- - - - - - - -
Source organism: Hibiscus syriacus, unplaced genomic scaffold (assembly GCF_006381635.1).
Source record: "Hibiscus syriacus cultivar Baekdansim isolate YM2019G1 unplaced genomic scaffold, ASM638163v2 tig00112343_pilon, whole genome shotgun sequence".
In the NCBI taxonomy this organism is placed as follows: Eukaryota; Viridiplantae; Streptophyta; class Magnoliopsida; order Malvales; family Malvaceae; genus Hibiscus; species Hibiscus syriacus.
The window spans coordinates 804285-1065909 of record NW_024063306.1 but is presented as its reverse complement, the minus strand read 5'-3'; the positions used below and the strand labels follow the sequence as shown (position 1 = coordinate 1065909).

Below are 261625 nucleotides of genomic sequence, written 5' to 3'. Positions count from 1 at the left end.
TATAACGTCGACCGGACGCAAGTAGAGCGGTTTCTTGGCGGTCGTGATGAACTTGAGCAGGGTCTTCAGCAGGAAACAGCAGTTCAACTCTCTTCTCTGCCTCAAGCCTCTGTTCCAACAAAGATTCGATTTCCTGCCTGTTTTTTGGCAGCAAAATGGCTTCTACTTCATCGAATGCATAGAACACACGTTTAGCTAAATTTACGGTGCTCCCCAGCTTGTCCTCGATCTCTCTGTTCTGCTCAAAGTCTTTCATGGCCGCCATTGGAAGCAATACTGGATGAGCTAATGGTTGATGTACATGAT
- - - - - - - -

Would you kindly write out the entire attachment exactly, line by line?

Source organism: Hibiscus syriacus, unplaced genomic scaffold (assembly GCF_006381635.1).
Source record: "Hibiscus syriacus cultivar Baekdansim isolate YM2019G1 unplaced genomic scaffold, ASM638163v2 tig00112343_pilon, whole genome shotgun sequence".
In the NCBI taxonomy this organism is placed as follows: Eukaryota; Viridiplantae; Streptophyta; class Magnoliopsida; order Malvales; family Malvaceae; genus Hibiscus; species Hibiscus syriacus.
The window spans coordinates 804285-1065909 of record NW_024063306.1 but is presented as its reverse complement, the minus strand read 5'-3'; the positions used below and the strand labels follow the sequence as shown (position 1 = coordinate 1065909).

Below are 261625 nucleotides of genomic sequence, written 5' to 3'. Positions count from 1 at the left end.
TATAACGTCGACCGGACGCAAGTAGAGCGGTTTCTTGGCGGTCGTGATGAACTTGAGCAGGGTCTTCAGCAGGAAACAGCAGTTCAACTCTCTTCTCTGCCTCAAGCCTCTGTTCCAACAAAGATTCGATTTCCTGCCTGTTTTTTGGCAGCAAAATGGCTTCTACTTCATCGAATGCATAGAACACACGTTTAGCTAAATTTACGGTGCTCCCCAGCTTGTCCTCGATCTCTCTGTTCTGCTCAAAGTCTTTCATGGCCGCCATTGGAAGCAATACTGGATGAGCTAATGGTTGATGTACATGAT